Editor’s Note

Reforming Public Housing?

An odd thing is happening in Philadelphia. Mayor Rendell and his housing director, John Kromer, have concluded that allowing Section 8 tenants to take their certificates or vouchers and use them in more affluent communities doesn’t work. “Aimed at lifting people out of the isolation of the projects, the [Section 8] program is perceived by critics as a neighborhood scourge,” wrote Peter Nicholas in the Philadelphia Inquirer. “Some residents contend that Section 8 tenants are hostile and inconsiderate, playing music too loudly and letting trash accumulate.”

In response to such complaints, the mayor has decided to try to change the Section 8 program by creating clustered developments. This retrograde thinking has been attacked by advocates and practitioners, including John F. White Jr., executive director of the Philadelphia Housing Authority. “People have said to me, ‘it’s racist,'” White told the Inquirer. “I said it’s worse than racist. It’s stupid. It goes against everything that is coming at us from (the federal government) to end the pockets of isolation.”

A public meeting on the issue is scheduled for November 18. We’ll let you know how it turns out. But beyond the specifics of Philadelphia, Rendell’s dilemma and plans clearly point to the weaknesses of the current system and the rhetoric of reform – devolution without accountability, choice without support, and rhetoric too full of “empowerment” without adequate tools for such.

In this issue, we examine the recently passed House and Senate public housing bills. While not yet law, these bills would bring significant changes to the way public housing and Section 8 certificates are distributed and how public housing will be managed, modernized, and replaced. Perhaps most significantly, the proposals will alter who will benefit and who will lose in the lottery system that currently leaves over 5 million eligible families without any housing assistance.

The House bill, H.R. 2, is championed by Republican Congressman Rick Lazio. In an interview, Lazio describes the philosophy behind the bill. Lazio says his bill would encourage the deconcentration of poverty and the creation of more mixed-income developments, and give individuals more choice in where they live. But does it? Democratic Congresswomen Nydia Velazquez doesn’t think so. She sees H.R. 2 and the Senate’s version as an abandonment of the poor. It’s bad enough that only 25 percent of those eligible receive assistance, Velazquez argues, now the government of the wealthiest nation on the planet would no longer give even lip service to a commitment to safe and decent place to live for all its citizens.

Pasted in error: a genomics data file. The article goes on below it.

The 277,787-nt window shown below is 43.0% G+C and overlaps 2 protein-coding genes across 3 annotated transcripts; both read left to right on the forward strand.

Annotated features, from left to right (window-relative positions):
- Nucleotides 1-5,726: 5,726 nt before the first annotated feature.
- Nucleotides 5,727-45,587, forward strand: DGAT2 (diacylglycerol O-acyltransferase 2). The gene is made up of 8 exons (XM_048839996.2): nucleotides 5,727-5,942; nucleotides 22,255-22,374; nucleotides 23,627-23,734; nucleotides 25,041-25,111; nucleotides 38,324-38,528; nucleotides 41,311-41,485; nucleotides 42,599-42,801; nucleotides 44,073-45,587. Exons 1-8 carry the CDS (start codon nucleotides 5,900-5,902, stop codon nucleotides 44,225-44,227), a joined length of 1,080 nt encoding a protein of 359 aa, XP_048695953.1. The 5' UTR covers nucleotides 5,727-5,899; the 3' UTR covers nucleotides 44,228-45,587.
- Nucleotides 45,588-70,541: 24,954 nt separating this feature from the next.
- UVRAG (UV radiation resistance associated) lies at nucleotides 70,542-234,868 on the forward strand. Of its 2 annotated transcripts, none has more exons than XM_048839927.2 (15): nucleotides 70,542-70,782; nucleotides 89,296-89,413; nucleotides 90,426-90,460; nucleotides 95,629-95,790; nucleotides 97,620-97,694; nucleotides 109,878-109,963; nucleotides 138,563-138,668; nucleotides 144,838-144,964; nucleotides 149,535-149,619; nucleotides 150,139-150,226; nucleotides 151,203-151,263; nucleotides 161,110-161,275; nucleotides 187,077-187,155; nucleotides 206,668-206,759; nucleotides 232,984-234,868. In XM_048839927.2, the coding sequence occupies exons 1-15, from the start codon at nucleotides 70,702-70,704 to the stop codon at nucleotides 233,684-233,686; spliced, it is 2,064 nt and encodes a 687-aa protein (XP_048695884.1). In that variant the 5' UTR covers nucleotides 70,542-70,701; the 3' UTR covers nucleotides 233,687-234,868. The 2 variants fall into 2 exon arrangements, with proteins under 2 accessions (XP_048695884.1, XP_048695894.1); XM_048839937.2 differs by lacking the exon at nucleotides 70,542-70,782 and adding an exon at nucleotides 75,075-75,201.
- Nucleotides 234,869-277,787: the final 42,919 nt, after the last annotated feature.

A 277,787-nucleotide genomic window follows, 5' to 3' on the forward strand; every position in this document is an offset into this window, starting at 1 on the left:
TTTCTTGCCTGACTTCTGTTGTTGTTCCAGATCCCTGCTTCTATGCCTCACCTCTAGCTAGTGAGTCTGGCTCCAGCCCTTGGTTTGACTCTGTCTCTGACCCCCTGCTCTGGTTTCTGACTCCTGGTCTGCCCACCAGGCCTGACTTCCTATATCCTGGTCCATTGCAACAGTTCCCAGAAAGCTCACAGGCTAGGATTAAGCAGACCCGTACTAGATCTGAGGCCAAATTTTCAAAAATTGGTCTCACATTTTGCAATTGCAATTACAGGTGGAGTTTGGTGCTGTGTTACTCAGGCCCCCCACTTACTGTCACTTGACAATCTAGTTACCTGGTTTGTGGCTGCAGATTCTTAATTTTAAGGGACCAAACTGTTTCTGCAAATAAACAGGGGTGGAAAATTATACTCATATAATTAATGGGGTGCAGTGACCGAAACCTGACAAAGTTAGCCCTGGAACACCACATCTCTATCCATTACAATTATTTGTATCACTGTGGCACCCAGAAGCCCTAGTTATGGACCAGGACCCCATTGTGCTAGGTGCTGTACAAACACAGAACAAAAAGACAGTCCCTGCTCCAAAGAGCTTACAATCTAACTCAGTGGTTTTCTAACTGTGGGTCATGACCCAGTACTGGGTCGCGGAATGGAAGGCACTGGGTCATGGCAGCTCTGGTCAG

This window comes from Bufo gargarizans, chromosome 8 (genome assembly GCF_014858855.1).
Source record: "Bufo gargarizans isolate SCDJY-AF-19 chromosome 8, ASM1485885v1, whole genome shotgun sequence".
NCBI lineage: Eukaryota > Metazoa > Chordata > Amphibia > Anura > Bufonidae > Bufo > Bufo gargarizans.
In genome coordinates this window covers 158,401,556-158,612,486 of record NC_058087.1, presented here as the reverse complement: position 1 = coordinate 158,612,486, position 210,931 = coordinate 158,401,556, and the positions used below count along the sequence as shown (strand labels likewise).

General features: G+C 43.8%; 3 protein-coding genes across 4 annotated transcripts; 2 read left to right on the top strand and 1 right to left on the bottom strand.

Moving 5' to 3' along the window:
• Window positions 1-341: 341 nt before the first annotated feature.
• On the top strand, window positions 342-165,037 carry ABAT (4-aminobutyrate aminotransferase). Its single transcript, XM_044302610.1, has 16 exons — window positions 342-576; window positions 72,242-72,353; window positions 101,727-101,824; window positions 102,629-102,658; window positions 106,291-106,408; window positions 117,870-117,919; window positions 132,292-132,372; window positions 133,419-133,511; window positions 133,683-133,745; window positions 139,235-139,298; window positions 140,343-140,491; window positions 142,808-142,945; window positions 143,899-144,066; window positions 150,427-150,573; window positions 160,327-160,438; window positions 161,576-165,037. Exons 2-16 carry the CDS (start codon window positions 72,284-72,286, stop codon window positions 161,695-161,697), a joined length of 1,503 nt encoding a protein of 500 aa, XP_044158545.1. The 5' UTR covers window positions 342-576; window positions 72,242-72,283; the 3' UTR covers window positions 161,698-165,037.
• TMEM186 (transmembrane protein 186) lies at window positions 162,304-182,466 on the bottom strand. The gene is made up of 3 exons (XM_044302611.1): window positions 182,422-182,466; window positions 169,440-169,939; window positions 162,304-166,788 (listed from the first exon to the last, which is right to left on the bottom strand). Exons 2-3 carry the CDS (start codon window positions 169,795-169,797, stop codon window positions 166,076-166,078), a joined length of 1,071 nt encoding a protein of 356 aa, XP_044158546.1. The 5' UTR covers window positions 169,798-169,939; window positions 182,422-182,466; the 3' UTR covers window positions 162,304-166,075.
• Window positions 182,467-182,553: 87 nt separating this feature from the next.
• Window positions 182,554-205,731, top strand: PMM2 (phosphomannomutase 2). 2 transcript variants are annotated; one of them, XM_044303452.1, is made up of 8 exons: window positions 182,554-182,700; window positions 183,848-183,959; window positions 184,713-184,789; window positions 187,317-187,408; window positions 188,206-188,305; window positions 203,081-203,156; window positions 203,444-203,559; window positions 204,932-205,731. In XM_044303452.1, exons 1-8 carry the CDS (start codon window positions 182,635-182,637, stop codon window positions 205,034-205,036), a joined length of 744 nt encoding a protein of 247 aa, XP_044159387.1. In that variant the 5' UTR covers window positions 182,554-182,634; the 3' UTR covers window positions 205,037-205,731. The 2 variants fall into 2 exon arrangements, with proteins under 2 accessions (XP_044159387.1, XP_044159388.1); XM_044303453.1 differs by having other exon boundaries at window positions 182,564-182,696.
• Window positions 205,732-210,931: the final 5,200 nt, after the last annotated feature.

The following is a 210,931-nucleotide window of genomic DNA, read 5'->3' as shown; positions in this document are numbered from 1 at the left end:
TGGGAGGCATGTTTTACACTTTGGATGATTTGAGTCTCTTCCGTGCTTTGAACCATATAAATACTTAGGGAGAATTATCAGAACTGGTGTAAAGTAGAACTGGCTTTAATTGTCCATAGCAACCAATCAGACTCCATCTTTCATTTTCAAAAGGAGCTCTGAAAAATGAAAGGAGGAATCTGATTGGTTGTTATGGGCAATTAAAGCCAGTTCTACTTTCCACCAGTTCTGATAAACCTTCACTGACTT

Advocates need to be wary that the rhetoric of “empowerment” doesn’t lead to continued abandonment. One way to assure that the real needs of public housing residents and Section 8 recipients are met is to listen to them. Yet all too often in the discussion of public housing, the voice of those most affected goes unheard. But those voices are not silent. Lucia Hwang profiles the efforts of the Center for Community Change, ACORN, and others  working with public housing tenants to bring needed change locally and nationally.

Fighting Poverty with Wealth

More often than not, the range of services – healthcare, housing subsidies, cash benefits – used to fight poverty have done little more than to keep people poor but not too poor.

Even as welfare reform moves along at a feverish pace, few programs do more than move people from government supported poverty to working poverty. Few programs are designed to create long-term self-sufficiency by helping people attain wealth through education and asset accumulation.

Helping people attain wealth and overcome barriers – such as racism, poor schools, and redlining – is central in the ideas that Melvin L. Oliver, the Ford Foundation’s Vice President for Asset Building and Community Development, discusses in an interview. Oliver is co-author of Black Wealth/White Wealth, an out-of-the-box analysis of historical conditions that have led to the great disparity in wealth between black and white families. His personal experience and academic analysis undergird the Ford Foundation’s new approach to grantmaking and its exploration of innovative programs, such as the Individual Development Account, to help people build assets.

Welcome New Readers

With this issue, we welcome a group of new readers, members of the Neighborworks® Network. This collection of more than 170 community-based organizations have been revitalizing neighborhoods around the country since 1978. We’re looking forward to hearing from them and learning about their experiences.

Goodbye and Hello

Sadly, we have to say goodbye to Andy Robinson, the author of our fundraising column. We’ve appreciated not only his insightful and useful words, but also his good humor and professionalism. We’ll miss working with him, but look forward to reading the columns of Andy’s colleague, Kim Klein, editor of the Grassroots Fundraising Journal and author of Fundraising for Social Change. Kim’s first column will appear in the November/December issue.

Series NavigationFighting for Worker's Rights in Maine >>Interview with Melvin L. Oliver of the Ford Foundation >>
Shelterforce is a nonprofit publication, published by the National Housing Institute. We are not beholden to a particular program, theory, approach, or constituency. We are dedicated to being useful to our readers and to fostering strong, vibrant, just, healthy places for everyone.

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